The eighteenth century marked the beginning of a new spirit of intellectual exchange in Europe known as the Enlightenment. Inspired by the Scientific Revolution’s spirit of critical thinking, the ideas of the Italian Renaissance, and the legacy of Muslim, Greek, and Indian scientific foundations, the Enlightenment centered on the role of reason and generated a newfound optimism in philosophical principles such as liberty, rights, and the rejection of tyranny. Such ideals inspired many members of the upper and middle classes in western Europe to question the legitimacy of traditional laws, political systems, and religious teachings.
Although the Enlightenment established important foundations for the defense of human rights, its reach was limited to a relatively small elite. Despite its emphasis on ideals of freedom and liberty, it coexisted with the oppressive institutions of slavery and colonialism.
Over the course of the seventeenth and eighteenth centuries, the public sphere became an increasingly important component in the spread and development of Enlightenment ideas. As networks of informal socialization and intellectual exchange, coffeehouses provided a setting in which people from all social backgrounds who had the luxury of leisure could share ideas and opinions without fear of punishment from the state or church. Salons likewise served as important centers of philosophical discussion. They also enabled the small number of women from the upper and middle classes who hosted them to play leadership roles in the Enlightenment, though guests from less privileged backgrounds were generally excluded. Along with the emergence of academies, print shops and a flourishing long-distance community of writers, salons and coffeehouses ensured the development of a public sphere that stimulated the free and open exchange of Enlightenment ideas.
Over the course of the eighteenth century, a series of famines and economic crises deepened wealth inequality and narrowed access to political power on both sides of the Atlantic. As the growing influence of the public sphere and Enlightenment ideas of equality and liberty shaped opposition to colonial and monarchical privilege, the century concluded with a series of revolutionary movements and the adoption of novel democratic systems.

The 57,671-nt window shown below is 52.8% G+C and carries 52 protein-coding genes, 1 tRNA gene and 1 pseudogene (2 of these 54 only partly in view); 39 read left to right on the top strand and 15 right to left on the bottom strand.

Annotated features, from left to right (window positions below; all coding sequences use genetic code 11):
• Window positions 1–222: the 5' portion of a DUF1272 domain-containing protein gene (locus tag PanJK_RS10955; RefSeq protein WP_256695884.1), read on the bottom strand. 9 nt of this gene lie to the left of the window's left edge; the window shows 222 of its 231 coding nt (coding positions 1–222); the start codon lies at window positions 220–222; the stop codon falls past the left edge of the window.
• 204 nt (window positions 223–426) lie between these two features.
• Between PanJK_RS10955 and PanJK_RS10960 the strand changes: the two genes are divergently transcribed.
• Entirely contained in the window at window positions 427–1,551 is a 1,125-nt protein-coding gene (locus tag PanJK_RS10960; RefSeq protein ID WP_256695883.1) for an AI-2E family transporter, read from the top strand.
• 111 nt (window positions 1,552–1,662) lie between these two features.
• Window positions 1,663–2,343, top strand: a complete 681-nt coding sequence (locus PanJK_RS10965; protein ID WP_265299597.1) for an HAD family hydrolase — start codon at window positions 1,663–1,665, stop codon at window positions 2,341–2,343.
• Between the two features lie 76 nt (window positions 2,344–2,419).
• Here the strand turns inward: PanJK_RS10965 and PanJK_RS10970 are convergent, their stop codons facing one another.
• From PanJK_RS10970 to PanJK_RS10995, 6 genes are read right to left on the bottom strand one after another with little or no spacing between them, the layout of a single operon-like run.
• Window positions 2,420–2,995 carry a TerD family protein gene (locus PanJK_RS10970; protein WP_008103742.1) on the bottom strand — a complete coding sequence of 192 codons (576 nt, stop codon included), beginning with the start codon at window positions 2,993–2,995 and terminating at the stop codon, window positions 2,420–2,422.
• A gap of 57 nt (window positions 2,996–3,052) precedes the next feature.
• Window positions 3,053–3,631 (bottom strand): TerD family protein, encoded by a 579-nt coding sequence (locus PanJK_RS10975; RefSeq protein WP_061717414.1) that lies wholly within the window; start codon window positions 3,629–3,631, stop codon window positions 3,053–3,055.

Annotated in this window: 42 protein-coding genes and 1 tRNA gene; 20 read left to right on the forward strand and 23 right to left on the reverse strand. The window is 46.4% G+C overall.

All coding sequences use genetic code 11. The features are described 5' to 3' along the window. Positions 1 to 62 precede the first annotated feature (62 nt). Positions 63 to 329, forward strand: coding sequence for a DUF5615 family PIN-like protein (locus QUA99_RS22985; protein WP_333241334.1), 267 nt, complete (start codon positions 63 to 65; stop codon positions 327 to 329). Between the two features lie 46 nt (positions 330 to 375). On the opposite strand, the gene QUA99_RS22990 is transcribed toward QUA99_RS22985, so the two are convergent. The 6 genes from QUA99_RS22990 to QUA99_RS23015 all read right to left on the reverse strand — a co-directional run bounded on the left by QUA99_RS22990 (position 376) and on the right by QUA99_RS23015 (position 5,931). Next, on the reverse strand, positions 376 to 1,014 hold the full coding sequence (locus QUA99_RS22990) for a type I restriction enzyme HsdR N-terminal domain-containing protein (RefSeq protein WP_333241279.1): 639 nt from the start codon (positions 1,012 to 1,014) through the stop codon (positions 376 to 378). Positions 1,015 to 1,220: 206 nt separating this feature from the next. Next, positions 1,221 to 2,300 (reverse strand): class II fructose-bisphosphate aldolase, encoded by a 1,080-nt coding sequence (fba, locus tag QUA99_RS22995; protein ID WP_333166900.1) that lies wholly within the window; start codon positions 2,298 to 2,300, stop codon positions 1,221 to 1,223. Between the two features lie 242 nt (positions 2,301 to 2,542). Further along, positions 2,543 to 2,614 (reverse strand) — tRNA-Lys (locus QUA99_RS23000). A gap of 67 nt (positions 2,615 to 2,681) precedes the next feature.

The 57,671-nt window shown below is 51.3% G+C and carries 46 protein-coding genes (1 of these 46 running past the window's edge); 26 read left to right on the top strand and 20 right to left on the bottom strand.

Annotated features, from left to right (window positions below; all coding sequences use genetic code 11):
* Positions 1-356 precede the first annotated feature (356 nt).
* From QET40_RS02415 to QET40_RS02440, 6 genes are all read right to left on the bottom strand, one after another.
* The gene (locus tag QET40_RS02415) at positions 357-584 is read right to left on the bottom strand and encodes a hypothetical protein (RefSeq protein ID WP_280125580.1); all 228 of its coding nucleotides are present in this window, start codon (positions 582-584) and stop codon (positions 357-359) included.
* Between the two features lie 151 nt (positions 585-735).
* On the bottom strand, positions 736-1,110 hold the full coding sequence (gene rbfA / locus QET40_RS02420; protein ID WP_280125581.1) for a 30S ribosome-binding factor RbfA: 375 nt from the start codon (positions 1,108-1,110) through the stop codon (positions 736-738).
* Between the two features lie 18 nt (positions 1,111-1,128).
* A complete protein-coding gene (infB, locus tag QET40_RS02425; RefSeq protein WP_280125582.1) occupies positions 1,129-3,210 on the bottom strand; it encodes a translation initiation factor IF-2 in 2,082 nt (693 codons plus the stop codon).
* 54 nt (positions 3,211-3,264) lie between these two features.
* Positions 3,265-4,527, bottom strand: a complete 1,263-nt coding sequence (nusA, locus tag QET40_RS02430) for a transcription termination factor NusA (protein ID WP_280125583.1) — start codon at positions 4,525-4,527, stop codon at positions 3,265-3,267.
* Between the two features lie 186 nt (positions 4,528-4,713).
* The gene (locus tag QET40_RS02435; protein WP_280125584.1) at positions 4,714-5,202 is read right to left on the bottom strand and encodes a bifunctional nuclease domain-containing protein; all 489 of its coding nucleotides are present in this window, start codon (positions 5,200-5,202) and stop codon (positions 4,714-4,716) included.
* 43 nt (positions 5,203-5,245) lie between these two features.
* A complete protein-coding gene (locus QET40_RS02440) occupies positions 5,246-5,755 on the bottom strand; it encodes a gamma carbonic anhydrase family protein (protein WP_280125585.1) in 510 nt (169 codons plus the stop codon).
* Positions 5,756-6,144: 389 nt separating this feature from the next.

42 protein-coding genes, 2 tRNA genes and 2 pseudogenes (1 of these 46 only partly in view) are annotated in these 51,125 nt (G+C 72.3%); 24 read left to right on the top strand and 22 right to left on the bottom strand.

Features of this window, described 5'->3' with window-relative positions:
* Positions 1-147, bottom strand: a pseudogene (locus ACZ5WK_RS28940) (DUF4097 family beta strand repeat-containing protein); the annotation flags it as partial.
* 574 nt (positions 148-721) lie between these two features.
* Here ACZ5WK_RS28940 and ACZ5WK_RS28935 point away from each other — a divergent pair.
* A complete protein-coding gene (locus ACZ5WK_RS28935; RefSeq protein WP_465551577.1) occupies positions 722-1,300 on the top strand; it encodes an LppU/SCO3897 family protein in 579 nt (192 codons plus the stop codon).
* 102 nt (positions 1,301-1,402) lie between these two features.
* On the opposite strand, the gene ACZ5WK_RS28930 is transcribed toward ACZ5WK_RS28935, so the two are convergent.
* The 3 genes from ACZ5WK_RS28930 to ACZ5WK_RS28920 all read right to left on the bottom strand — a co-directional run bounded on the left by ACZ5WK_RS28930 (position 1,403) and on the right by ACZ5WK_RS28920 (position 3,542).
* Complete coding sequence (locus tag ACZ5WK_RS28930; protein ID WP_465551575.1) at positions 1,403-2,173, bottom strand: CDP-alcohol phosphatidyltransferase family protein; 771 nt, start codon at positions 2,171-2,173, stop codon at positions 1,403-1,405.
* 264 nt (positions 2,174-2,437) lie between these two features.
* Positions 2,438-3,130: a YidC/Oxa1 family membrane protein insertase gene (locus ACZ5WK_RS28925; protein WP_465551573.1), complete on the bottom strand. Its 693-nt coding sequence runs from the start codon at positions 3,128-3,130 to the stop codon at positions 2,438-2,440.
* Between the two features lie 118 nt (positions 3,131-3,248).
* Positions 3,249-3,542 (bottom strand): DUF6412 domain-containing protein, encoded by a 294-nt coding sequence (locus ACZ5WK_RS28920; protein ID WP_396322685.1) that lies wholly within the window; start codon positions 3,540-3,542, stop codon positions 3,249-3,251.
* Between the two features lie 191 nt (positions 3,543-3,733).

The American Revolution, which initiated the revolutionary era, launched the foundation of the newly formed United States of America but established a paradoxical model of political liberty that coexisted with the institution of slavery. Inspired by the colonists’ victory over the British monarchy, those who led the French Revolution established a political model based on principles of democratic rights and equality, but they faced significant challenges due to political factionalism and ongoing economic crises. The Haitian Revolution resulted in the most radical break from the past by toppling the French colonial government, successfully challenging the institution of slavery, and creating the new nation of Haiti. However, Haiti faced long-term economic challenges after France imposed an independence debt on the fledgling nation in 1825.
Although these revolutions reflected a variety of political aims and consequences, each radically reshaped the political landscape of the Atlantic world by challenging traditional models of monarchical privilege and calling into question long-standing disparities in wealth and access to political power.
As the revolutionary fervor of the eighteenth century faded, a desire to restore order and stability permeated the political and intellectual atmosphere of Europe. In particular, the ideologies of conservatism, nationalism, and liberalism represented different approaches to protecting the revolutionary gains of the eighteenth century and temporarily quieting the turbulence of the revolutionary era. These gains were relatively short-lived, however, as political upheaval once again irrevocably transformed Europe by the middle of the nineteenth century. In the case of Italy and Germany, the desire for unification prevailed over the desire for freedom, resulting in the birth of new states. Although the forces of nationalism and conservatism reversed some democratic gains rooted in notions of the social contract and individual liberty, liberal principles such as religious toleration and equality before the law continued to exert a powerful influence on the rise of the modern nation-state.